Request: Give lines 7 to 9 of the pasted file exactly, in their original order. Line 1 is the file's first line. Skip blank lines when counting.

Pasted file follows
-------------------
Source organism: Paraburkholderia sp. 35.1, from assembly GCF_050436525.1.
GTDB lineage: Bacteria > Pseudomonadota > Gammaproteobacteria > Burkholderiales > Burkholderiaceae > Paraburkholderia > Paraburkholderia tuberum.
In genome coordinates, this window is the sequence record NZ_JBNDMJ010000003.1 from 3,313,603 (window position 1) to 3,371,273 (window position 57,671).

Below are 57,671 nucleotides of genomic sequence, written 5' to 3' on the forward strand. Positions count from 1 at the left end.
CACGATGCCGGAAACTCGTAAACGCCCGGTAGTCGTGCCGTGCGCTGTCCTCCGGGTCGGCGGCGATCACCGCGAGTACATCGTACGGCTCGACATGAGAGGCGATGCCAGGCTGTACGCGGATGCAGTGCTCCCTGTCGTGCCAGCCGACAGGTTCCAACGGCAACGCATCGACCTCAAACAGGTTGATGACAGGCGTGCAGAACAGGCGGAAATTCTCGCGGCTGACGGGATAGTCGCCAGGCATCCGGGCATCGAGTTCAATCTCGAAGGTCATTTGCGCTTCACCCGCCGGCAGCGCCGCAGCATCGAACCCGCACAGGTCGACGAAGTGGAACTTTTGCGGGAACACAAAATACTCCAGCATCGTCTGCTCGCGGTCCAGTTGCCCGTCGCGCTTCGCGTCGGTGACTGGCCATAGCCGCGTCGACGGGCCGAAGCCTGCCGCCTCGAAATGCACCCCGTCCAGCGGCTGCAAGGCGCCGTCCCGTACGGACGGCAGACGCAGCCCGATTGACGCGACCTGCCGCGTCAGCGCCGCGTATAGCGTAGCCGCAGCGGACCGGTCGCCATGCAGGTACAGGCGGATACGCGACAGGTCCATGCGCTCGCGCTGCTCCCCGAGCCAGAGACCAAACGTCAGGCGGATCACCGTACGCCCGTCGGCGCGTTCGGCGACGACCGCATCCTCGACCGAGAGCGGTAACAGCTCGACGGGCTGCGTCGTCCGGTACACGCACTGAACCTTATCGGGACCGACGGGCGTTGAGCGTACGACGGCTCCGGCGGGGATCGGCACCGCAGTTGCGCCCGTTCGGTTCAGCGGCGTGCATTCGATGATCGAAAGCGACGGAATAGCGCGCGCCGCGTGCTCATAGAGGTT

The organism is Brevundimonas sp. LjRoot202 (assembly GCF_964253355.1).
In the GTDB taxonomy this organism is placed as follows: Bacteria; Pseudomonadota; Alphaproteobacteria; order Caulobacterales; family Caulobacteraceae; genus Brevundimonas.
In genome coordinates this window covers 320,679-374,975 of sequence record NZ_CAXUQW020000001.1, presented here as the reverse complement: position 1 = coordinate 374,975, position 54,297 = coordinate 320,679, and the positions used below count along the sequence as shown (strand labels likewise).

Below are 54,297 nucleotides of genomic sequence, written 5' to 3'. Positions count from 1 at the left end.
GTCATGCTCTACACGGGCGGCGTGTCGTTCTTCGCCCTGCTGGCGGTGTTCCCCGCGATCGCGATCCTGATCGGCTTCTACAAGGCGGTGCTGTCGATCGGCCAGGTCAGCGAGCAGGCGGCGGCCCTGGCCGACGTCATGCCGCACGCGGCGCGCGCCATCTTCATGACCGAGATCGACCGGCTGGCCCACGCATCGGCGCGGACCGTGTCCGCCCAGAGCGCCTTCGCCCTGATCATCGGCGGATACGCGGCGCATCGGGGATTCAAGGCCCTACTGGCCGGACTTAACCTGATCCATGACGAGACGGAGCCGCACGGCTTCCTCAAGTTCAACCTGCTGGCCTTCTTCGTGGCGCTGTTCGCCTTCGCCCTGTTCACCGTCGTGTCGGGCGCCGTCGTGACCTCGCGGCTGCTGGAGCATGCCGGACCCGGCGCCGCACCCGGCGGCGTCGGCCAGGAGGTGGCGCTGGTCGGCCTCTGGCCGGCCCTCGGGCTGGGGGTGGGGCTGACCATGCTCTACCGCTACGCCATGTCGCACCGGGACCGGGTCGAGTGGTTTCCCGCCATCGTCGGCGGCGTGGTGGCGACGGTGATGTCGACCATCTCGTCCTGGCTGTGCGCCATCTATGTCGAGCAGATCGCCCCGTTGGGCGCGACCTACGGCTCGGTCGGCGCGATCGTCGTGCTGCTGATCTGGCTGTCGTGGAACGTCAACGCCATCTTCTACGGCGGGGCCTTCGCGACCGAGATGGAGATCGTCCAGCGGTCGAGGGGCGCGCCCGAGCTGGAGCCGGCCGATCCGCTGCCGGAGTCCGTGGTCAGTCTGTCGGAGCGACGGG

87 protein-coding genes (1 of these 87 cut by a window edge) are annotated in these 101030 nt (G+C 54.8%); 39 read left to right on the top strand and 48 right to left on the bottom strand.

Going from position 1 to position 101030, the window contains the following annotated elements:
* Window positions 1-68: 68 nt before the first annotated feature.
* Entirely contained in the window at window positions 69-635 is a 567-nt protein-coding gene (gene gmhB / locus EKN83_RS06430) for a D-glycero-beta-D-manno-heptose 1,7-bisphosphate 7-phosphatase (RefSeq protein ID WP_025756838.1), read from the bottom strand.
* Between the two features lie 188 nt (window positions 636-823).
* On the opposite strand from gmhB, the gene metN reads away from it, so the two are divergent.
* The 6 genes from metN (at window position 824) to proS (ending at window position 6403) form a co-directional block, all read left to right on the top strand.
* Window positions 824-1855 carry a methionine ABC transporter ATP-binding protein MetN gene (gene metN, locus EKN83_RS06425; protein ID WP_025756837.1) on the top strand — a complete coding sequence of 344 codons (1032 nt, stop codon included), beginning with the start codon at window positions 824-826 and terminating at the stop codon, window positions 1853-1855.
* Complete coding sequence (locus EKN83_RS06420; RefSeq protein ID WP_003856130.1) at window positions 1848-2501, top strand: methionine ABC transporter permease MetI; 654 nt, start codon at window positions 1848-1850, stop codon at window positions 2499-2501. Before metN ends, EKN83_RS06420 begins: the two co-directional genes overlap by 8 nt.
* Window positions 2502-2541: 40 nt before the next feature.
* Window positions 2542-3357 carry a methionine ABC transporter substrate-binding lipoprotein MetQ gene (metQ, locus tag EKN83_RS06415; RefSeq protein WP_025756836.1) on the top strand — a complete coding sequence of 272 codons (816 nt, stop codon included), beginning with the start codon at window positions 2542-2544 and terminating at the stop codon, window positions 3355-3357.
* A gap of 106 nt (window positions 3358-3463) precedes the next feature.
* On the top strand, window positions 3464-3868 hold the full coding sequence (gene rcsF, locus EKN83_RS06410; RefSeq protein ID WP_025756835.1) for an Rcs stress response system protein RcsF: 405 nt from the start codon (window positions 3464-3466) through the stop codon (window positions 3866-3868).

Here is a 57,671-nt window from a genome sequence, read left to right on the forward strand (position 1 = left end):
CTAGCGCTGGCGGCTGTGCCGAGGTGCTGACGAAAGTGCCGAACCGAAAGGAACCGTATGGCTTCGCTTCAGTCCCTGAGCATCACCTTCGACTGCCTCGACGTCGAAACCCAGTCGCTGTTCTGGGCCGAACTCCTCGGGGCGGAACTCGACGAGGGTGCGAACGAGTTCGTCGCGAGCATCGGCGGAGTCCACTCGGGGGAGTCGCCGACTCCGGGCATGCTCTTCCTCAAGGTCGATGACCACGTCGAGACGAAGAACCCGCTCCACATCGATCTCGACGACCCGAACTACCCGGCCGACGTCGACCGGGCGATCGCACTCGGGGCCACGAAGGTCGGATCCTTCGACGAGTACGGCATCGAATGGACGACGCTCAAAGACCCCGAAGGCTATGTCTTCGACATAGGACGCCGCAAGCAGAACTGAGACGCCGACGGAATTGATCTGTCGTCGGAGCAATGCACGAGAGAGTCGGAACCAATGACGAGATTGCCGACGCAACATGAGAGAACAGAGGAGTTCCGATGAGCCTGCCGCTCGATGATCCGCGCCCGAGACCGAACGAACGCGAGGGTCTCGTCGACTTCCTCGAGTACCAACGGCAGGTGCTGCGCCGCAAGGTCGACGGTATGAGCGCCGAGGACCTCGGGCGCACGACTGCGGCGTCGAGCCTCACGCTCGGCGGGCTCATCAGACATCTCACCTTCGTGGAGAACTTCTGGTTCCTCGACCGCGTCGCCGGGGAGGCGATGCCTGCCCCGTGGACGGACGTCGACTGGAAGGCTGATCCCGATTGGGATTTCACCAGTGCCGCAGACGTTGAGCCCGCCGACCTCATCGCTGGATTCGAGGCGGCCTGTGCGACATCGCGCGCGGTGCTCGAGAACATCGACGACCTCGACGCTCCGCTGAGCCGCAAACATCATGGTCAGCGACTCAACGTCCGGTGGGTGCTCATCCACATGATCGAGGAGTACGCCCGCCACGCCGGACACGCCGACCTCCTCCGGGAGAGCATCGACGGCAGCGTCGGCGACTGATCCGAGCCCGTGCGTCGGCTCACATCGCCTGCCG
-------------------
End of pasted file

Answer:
In the GTDB taxonomy this organism is placed as follows: Bacteria; Pseudomonadota; Alphaproteobacteria; order Caulobacterales; family Caulobacteraceae; genus Brevundimonas.
In genome coordinates this window covers 320,679-374,975 of sequence record NZ_CAXUQW020000001.1, presented here as the reverse complement: position 1 = coordinate 374,975, position 54,297 = coordinate 320,679, and the positions used below count along the sequence as shown (strand labels likewise).

Below are 54,297 nucleotides of genomic sequence, written 5' to 3'. Positions count from 1 at the left end.